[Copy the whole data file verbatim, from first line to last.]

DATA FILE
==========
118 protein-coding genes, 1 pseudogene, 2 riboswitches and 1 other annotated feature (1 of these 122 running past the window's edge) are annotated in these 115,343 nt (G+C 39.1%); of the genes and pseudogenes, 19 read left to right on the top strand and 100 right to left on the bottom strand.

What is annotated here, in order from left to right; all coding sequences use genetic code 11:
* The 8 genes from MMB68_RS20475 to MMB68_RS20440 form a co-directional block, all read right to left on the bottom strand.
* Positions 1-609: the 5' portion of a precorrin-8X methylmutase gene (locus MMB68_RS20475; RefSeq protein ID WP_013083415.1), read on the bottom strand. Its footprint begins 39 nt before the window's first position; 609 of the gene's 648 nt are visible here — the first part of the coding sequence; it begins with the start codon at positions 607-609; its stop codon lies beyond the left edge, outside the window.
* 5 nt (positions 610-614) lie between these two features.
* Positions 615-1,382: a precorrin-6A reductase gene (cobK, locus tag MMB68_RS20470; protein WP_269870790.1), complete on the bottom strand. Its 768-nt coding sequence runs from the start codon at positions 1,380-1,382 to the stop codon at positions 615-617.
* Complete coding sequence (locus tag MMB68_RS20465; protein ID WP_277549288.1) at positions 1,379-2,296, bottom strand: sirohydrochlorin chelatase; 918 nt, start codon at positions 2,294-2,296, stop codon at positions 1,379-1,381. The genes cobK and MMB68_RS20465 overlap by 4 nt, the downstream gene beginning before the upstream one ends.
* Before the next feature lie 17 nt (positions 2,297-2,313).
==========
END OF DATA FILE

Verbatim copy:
118 protein-coding genes, 1 pseudogene, 2 riboswitches and 1 other annotated feature (1 of these 122 running past the window's edge) are annotated in these 115,343 nt (G+C 39.1%); of the genes and pseudogenes, 19 read left to right on the top strand and 100 right to left on the bottom strand.

What is annotated here, in order from left to right; all coding sequences use genetic code 11:
* The 8 genes from MMB68_RS20475 to MMB68_RS20440 form a co-directional block, all read right to left on the bottom strand.
* Positions 1-609: the 5' portion of a precorrin-8X methylmutase gene (locus MMB68_RS20475; RefSeq protein ID WP_013083415.1), read on the bottom strand. Its footprint begins 39 nt before the window's first position; 609 of the gene's 648 nt are visible here — the first part of the coding sequence; it begins with the start codon at positions 607-609; its stop codon lies beyond the left edge, outside the window.
* 5 nt (positions 610-614) lie between these two features.
* Positions 615-1,382: a precorrin-6A reductase gene (cobK, locus tag MMB68_RS20470; protein WP_269870790.1), complete on the bottom strand. Its 768-nt coding sequence runs from the start codon at positions 1,380-1,382 to the stop codon at positions 615-617.
* Complete coding sequence (locus tag MMB68_RS20465; protein ID WP_277549288.1) at positions 1,379-2,296, bottom strand: sirohydrochlorin chelatase; 918 nt, start codon at positions 2,294-2,296, stop codon at positions 1,379-1,381. The genes cobK and MMB68_RS20465 overlap by 4 nt, the downstream gene beginning before the upstream one ends.
* Before the next feature lie 17 nt (positions 2,297-2,313).